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[basic] Mechanics of a model rollercoaster

  1. Jul 21, 2011 #1
    Hi,

    I'm new to this forum. Just a quick intro, my name Is Allen and I attend Collage and I currently study Year 10 Physics. We are just learning the basics of movement and such.

    I have created a model roller coaster, the cart is a ball bearing weighing 0.0010 kg, it has to roll around a track made of plastic tubing. The whole track is 6.2 meters, it takes 3 seconds average to complete the track. The average speed is 0.483m/ps. The track has to have one hill (0.032m) and a must contain a loop the loop (size irrelevant). The track must stop the bearing at the end.

    At the end of the prac, there are a number of questions the home-work wants you to think about. Some are pretty straight-forward easy, but some require allot more thinking. Some I either don't know completely or not completely know, here are some;

    1. I know that the ball-bearing is accelerating at the first hill, this because negetive gravitational force is pulling the ball down because it overpowers the positive force (upwoulds). The gravitational force causes rapid acceleration, speeding up to it's average velocity. Would it be de-cellerating when it travels in a straight line? (The track goes down the first hill to start and travels in a straight line, then completes the loop the loop going into a straight line again then it stops at the end. The track has no turns and no bends) because it has no positive gravitational force to only negetive pushing it down, air resistance and no drag? Or does it de-celerate when it goes up the loop the loop because it has to climb?

    2. To find out the maximum speed would I have to times the average speed (0.483m/ps) by two?
    If so, would this be the speed at the bottom of the first hill? How?

    3. How do you find out the amount of kinetic energy the ball-bearing had at the start and the end of the track?

    4. Where on the ride would you experience the most g-force? Wouldn't it be when you suddenly accelerate? And also, when do you feel the least g's?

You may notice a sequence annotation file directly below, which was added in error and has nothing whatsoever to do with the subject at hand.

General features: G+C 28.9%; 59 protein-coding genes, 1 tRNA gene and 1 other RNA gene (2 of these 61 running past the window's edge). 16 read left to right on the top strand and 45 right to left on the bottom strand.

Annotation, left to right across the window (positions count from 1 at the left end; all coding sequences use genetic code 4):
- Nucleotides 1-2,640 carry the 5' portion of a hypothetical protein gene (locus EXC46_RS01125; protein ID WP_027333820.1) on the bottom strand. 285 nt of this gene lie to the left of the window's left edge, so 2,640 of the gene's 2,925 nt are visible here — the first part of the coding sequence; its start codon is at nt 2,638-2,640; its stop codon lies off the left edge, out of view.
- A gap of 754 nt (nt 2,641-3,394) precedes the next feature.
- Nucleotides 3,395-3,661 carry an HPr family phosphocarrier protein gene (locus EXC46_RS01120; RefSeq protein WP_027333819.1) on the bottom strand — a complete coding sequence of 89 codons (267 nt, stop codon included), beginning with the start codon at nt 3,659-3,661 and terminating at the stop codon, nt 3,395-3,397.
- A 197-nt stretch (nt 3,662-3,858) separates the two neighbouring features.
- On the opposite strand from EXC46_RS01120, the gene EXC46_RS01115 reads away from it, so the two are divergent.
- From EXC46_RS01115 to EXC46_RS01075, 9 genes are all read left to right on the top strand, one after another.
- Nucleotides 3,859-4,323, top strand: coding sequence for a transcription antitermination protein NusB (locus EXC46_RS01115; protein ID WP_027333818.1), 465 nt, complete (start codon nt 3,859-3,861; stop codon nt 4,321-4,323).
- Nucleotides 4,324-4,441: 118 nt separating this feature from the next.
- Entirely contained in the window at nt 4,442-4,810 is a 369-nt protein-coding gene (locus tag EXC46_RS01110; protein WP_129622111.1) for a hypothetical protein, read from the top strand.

5. Could the ball return to it's original height when released? Why Not? Where has the energy gone? How do I calculate the amount of energy lost in Joules and Joules per meter of track?

    6. If I changed my rollercoaster track to have only a single hill and a long flat that goes on forever, how far would the ball-bearing have to travel to come to a complete stop? Do I have to get the amount of kinetic energy and times it by the hills length?

    Sorry about the many and long winded question, but my teacher gives us pages and pages of home work and allot of them I'm struggling with. I can't ask the teacher how to do them because he will be away on a two week excursion with his junior class and after that period my exam will be on. My substitute teacher doesn't know anything about physics, he's just there to make sure we're revising.

    Help would be greatly appreciated!
    Allen Peters
     
    Last edited: Jul 21, 2011
  2. jcsd
  3. Jul 21, 2011 #2
    Hi Allen! Welcome to PF! :biggrin:

    The ball bearing will be in rolling motion (without slipping) when moving. there is a friction force acting on it even though its just rolling (though very small) and also air drag.
    on loop the loop it will loose KE into PE and then gain back ... only loss will be due to friction again.
    so only frictional force (and some heating too) will cause deceleration.

    max speed will be at bottom of hill
    you can use energy conservation to find this

    for start use energy conservation like in previous part and for last part ... ummm well ... lets see what ideas you have in mind.


    Sorry i dunno what G-force is. :tongue2: I'm just a high schooler ... DUH!!! :wink:


    This question has answer in the 3rd one's answer.
     
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